"Diesel" heater - safe fuel type?
We have been donated a Kaminx KFA-170TGDP heater unit (manual in German, google translate of manual but without pictures: portable heat cannon kaminx kfa-170t google translate.pdf).
Label on device:
This is a transit area ('bus stop') in Lesvos, where refugees who have just landed await transport by 4x4 up a steep hill before being picked up by an MSF bus. Two large tents, people currently spend up to 20minutes here but may be several hours (and in worst case overnight) if we're busier later in the year.
We remain unclear as to what fuel is appropriate. Kerosene seems to be difficult to acquire, with local petrol stations saying nearest source is 1hr drive away.
We don't know what "No. 1 Fuel Oil" is. The translate of the manual also refers to this as "diesel" but we are concerned about pollutants (sulfur?), CO, oxygen levels in the tent etc. We can ventilate the tents but still unsure if this would be adequate.
To be clear, it is the exhaust of the fuel combustion process that is blown directly in to our tents (ie the only exhaust of the device is hot air that people will breathe in).
Does anyone have experience with these units and is able advise on which fuel is required for safe operation?
Many thanks, Anton Zhyzhyn Coordination Korakas team
These ‘dragon’ type space heaters are very efficient in their combustion and very good at heating large volumes.
However, there are a couple of things that must be borne in mind when using them in semi-confined areas.
There must be adequate ventilation to allow complete combustion of the diesel fuel. Failure to allow enough ventilation could cause the unit to produce poisonous carbon monoxide.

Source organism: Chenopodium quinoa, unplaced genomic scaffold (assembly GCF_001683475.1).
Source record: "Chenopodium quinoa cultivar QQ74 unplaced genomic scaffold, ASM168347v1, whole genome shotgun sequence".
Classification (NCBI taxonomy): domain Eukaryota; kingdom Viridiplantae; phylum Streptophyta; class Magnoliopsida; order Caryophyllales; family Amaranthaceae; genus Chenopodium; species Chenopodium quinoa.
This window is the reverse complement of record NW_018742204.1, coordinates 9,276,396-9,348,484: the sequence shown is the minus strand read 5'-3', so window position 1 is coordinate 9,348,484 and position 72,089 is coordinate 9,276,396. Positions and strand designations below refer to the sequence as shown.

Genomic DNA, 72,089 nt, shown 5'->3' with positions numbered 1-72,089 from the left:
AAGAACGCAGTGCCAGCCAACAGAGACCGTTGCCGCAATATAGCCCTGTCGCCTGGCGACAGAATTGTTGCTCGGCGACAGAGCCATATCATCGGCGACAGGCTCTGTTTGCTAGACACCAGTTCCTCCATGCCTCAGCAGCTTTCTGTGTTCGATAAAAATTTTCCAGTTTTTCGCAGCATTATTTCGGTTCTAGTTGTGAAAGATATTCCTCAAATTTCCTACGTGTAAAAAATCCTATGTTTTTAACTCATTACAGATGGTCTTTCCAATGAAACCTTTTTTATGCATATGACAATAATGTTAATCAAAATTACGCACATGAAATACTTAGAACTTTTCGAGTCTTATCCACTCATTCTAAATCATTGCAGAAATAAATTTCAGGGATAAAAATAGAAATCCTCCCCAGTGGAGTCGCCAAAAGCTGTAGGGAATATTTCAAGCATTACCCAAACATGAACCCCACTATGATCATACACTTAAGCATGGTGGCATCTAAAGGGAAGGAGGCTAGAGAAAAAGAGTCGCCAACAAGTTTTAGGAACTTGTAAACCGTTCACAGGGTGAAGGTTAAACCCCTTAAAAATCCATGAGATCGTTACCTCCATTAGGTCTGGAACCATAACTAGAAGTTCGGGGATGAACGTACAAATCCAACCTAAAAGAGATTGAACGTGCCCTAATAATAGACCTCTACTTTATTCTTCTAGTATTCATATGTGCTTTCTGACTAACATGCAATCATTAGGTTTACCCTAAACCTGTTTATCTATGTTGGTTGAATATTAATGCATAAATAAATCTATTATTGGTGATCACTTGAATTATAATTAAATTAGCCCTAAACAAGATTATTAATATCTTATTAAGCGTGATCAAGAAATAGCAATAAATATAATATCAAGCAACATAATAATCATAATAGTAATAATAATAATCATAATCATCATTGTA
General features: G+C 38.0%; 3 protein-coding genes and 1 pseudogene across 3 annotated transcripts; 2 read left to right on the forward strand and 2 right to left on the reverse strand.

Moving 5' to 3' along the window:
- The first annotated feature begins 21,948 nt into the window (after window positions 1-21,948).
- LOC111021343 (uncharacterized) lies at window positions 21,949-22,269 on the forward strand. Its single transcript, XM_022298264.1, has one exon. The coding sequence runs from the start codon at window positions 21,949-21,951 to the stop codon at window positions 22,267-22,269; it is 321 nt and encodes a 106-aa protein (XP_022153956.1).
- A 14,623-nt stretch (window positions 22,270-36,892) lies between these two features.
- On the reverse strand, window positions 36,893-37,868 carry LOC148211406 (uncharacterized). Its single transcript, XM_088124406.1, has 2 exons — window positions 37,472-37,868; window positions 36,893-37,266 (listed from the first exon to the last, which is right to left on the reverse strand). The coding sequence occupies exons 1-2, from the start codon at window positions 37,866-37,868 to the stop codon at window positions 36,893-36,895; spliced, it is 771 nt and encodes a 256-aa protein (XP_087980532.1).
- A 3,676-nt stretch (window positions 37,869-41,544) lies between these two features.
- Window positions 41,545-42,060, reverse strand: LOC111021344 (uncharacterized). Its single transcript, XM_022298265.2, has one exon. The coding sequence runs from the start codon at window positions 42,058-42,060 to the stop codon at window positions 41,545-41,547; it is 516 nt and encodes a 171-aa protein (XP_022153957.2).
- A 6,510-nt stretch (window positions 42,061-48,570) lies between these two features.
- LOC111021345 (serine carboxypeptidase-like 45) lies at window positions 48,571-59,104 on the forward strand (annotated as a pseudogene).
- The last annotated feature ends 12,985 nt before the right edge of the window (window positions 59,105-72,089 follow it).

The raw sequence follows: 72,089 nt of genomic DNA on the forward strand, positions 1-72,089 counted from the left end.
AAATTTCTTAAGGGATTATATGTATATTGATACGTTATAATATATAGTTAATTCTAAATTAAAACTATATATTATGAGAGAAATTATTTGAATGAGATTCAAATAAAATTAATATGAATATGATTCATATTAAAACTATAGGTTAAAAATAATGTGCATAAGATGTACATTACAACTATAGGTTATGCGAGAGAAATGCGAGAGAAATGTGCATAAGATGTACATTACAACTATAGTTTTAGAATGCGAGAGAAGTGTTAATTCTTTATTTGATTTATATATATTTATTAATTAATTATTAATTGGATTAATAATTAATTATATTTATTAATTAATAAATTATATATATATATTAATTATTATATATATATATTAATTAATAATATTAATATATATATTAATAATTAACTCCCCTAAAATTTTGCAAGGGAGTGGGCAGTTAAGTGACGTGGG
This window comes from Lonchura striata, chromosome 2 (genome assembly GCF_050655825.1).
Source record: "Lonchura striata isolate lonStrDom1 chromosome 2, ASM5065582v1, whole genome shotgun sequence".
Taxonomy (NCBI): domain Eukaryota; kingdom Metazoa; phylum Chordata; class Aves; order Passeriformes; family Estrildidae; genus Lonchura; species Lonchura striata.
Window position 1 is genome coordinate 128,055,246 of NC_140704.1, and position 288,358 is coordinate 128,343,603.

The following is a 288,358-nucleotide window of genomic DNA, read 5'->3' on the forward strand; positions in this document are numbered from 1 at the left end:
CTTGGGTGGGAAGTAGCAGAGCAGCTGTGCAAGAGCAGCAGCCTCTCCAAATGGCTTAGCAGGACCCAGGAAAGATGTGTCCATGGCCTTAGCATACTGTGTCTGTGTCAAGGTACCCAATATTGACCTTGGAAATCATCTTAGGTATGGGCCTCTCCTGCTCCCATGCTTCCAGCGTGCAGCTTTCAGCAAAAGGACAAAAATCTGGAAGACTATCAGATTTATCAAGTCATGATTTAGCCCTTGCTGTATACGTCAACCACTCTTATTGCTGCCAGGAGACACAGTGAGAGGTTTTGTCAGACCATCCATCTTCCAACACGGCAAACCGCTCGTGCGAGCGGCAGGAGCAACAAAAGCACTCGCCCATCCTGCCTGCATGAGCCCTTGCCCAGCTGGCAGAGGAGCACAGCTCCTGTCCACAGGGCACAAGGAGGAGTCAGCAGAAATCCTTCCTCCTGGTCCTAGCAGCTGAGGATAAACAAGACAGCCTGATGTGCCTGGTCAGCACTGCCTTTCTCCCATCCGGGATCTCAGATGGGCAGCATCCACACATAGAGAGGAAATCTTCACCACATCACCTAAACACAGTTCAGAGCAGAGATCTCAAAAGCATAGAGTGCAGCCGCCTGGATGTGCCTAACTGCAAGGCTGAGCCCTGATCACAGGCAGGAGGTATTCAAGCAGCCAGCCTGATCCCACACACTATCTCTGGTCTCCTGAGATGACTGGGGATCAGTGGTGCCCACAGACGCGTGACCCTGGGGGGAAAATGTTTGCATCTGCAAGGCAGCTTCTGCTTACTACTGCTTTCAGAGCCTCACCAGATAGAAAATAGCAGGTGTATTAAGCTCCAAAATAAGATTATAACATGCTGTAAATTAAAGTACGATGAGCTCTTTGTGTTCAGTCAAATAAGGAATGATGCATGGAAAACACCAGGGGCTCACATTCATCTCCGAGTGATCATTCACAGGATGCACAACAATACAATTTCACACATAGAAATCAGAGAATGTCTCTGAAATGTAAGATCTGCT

The by-products of combustion of hydrocarbon fuels are carbon dioxide and water vapour. If using a ‘dragon’ space heater in a tent or other structure with cold walls and ceiling, especially if you have lots of wet people inside, you may well find large amounts of condensate on the inside of the tent dripping onto the occupants. Good ventilation will combat this but also allow warm air to escape.
The modern low-sulphur diesel fuel should not produce harmful emissions for the occupants of the tent, in the short term.
Be very careful in a crowded space to ensure children or flammable materials do not get too close to the space heater. The prospect of a fire in that confined space doesn’t bear thinking about.
I have been training volunteers on Lesvos to combat hypothermia. The most important things are to get people out of wet clothes and into dry ones at the first opportunity. Once dry, if you give people warm sweet drinks, unless they are severely hypothermic, they will recover without further warming input. If necessary use heat pads to gently warm the core of the body, not the hands and feet. Pads are best placed under the armpits or against the abdomen tucked under the belt.
In the end, I asked MSF (at Mantamados) about these heaters. They advised me that we should not use these heaters inside tents at all, noting that their 'proper' heaters exhaust the combustion byproducts to atmosphere and blow only clean air in to the tent.
Besides, the exhaust of the heater did smell strongly, I think of sulfur...
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